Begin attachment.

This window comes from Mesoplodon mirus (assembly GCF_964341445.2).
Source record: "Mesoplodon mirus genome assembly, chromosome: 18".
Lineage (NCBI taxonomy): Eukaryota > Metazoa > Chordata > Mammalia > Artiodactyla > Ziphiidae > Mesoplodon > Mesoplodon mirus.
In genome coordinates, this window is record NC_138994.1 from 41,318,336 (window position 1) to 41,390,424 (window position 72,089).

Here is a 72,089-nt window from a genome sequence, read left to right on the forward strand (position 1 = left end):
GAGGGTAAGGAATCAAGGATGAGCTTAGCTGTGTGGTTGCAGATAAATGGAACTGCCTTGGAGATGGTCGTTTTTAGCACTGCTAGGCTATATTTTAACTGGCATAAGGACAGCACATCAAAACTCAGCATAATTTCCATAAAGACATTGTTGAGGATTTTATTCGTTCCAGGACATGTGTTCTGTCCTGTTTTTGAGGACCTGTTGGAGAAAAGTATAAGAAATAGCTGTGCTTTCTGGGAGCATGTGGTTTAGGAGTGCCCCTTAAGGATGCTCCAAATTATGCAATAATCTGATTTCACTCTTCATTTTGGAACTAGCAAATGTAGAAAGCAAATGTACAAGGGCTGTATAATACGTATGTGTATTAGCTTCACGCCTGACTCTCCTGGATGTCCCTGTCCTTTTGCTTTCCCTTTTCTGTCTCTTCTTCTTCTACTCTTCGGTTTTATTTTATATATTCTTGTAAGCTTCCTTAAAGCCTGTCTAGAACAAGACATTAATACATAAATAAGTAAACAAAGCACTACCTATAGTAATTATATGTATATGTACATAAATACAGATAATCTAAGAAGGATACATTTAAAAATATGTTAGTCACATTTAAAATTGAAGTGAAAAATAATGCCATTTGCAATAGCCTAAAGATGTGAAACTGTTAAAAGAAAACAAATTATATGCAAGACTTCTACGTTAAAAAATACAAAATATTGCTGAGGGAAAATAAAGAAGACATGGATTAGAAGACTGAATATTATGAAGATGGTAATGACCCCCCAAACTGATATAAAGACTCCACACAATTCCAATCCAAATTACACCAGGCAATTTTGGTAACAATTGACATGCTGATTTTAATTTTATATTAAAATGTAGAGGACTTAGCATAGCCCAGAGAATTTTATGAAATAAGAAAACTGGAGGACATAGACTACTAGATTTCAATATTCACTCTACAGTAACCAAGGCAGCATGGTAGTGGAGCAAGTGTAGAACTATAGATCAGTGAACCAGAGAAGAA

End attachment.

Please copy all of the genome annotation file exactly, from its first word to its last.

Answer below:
This window comes from Mesoplodon mirus (assembly GCF_964341445.2).
Source record: "Mesoplodon mirus genome assembly, chromosome: 18".
Lineage (NCBI taxonomy): Eukaryota > Metazoa > Chordata > Mammalia > Artiodactyla > Ziphiidae > Mesoplodon > Mesoplodon mirus.
In genome coordinates, this window is record NC_138994.1 from 41,318,336 (window position 1) to 41,390,424 (window position 72,089).

Here is a 72,089-nt window from a genome sequence, read left to right on the forward strand (position 1 = left end):
GAGGGTAAGGAATCAAGGATGAGCTTAGCTGTGTGGTTGCAGATAAATGGAACTGCCTTGGAGATGGTCGTTTTTAGCACTGCTAGGCTATATTTTAACTGGCATAAGGACAGCACATCAAAACTCAGCATAATTTCCATAAAGACATTGTTGAGGATTTTATTCGTTCCAGGACATGTGTTCTGTCCTGTTTTTGAGGACCTGTTGGAGAAAAGTATAAGAAATAGCTGTGCTTTCTGGGAGCATGTGGTTTAGGAGTGCCCCTTAAGGATGCTCCAAATTATGCAATAATCTGATTTCACTCTTCATTTTGGAACTAGCAAATGTAGAAAGCAAATGTACAAGGGCTGTATAATACGTATGTGTATTAGCTTCACGCCTGACTCTCCTGGATGTCCCTGTCCTTTTGCTTTCCCTTTTCTGTCTCTTCTTCTTCTACTCTTCGGTTTTATTTTATATATTCTTGTAAGCTTCCTTAAAGCCTGTCTAGAACAAGACATTAATACATAAATAAGTAAACAAAGCACTACCTATAGTAATTATATGTATATGTACATAAATACAGATAATCTAAGAAGGATACATTTAAAAATATGTTAGTCACATTTAAAATTGAAGTGAAAAATAATGCCATTTGCAATAGCCTAAAGATGTGAAACTGTTAAAAGAAAACAAATTATATGCAAGACTTCTACGTTAAAAAATACAAAATATTGCTGAGGGAAAATAAAGAAGACATGGATTAGAAGACTGAATATTATGAAGATGGTAATGACCCCCCAAACTGATATAAAGACTCCACACAATTCCAATCCAAATTACACCAGGCAATTTTGGTAACAATTGACATGCTGATTTTAATTTTATATTAAAATGTAGAGGACTTAGCATAGCCCAGAGAATTTTATGAAATAAGAAAACTGGAGGACATAGACTACTAGATTTCAATATTCACTCTACAGTAACCAAGGCAGCATGGTAGTGGAGCAAGTGTAGAACTATAGATCAGTGAACCAGAGAAGAA